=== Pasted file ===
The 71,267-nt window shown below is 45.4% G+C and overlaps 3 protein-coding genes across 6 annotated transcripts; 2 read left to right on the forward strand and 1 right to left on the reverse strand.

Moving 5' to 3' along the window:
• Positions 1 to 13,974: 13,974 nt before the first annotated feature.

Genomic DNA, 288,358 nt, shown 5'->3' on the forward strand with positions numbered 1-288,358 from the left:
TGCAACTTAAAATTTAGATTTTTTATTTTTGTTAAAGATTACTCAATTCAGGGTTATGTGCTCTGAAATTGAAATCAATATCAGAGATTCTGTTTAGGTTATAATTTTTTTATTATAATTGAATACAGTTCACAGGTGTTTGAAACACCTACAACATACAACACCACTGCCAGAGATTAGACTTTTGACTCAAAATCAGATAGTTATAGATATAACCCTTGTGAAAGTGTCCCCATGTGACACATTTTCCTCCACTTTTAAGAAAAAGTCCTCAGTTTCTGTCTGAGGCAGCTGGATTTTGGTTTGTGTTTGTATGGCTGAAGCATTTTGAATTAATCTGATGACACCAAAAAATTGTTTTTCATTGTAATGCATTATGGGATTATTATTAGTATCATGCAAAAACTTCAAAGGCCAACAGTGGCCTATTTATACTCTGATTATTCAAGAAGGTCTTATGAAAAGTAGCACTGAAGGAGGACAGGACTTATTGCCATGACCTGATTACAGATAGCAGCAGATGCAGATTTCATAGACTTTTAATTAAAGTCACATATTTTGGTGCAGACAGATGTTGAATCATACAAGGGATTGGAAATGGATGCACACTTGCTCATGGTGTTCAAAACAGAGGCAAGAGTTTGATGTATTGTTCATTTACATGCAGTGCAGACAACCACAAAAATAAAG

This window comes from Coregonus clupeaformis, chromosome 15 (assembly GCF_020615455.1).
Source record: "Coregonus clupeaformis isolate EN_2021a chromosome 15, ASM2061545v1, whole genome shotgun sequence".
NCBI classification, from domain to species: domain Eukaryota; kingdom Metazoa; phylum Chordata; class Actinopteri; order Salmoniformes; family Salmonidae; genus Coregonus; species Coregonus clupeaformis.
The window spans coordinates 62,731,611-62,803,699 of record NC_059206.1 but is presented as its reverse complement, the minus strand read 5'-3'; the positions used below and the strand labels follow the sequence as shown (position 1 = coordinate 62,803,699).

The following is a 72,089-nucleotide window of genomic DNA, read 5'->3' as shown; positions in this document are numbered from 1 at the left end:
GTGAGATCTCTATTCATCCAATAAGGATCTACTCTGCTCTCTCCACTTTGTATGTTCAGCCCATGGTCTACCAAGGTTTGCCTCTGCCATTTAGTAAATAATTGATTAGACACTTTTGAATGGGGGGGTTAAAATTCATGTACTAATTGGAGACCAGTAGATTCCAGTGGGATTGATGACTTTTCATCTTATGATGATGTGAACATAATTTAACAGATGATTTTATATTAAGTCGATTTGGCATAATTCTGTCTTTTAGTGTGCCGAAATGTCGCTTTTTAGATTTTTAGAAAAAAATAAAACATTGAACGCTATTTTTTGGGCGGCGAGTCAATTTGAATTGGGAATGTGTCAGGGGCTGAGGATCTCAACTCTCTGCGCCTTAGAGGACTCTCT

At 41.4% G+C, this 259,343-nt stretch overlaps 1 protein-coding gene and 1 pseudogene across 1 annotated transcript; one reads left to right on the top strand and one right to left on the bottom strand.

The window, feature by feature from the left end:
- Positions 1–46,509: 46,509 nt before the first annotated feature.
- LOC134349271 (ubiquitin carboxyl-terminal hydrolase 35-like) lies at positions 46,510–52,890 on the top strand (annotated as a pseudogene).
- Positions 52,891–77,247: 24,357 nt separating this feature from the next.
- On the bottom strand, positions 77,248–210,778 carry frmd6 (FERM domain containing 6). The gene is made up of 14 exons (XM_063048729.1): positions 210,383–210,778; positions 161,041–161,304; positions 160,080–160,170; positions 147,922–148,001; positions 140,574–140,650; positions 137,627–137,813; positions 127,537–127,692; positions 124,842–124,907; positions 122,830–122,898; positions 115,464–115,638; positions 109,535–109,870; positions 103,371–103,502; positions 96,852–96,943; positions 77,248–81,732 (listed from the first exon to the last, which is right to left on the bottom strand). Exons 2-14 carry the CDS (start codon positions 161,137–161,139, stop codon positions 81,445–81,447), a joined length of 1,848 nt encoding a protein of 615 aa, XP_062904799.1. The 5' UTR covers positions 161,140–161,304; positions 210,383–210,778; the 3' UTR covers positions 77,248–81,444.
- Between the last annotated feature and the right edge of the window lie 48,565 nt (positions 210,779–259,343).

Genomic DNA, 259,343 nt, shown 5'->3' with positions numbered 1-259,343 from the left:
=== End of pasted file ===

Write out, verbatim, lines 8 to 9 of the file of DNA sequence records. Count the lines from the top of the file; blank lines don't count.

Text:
NCBI classification, from domain to species: domain Eukaryota; kingdom Metazoa; phylum Chordata; class Actinopteri; order Salmoniformes; family Salmonidae; genus Coregonus; species Coregonus clupeaformis.
The window spans coordinates 62,731,611-62,803,699 of record NC_059206.1 but is presented as its reverse complement, the minus strand read 5'-3'; the positions used below and the strand labels follow the sequence as shown (position 1 = coordinate 62,803,699).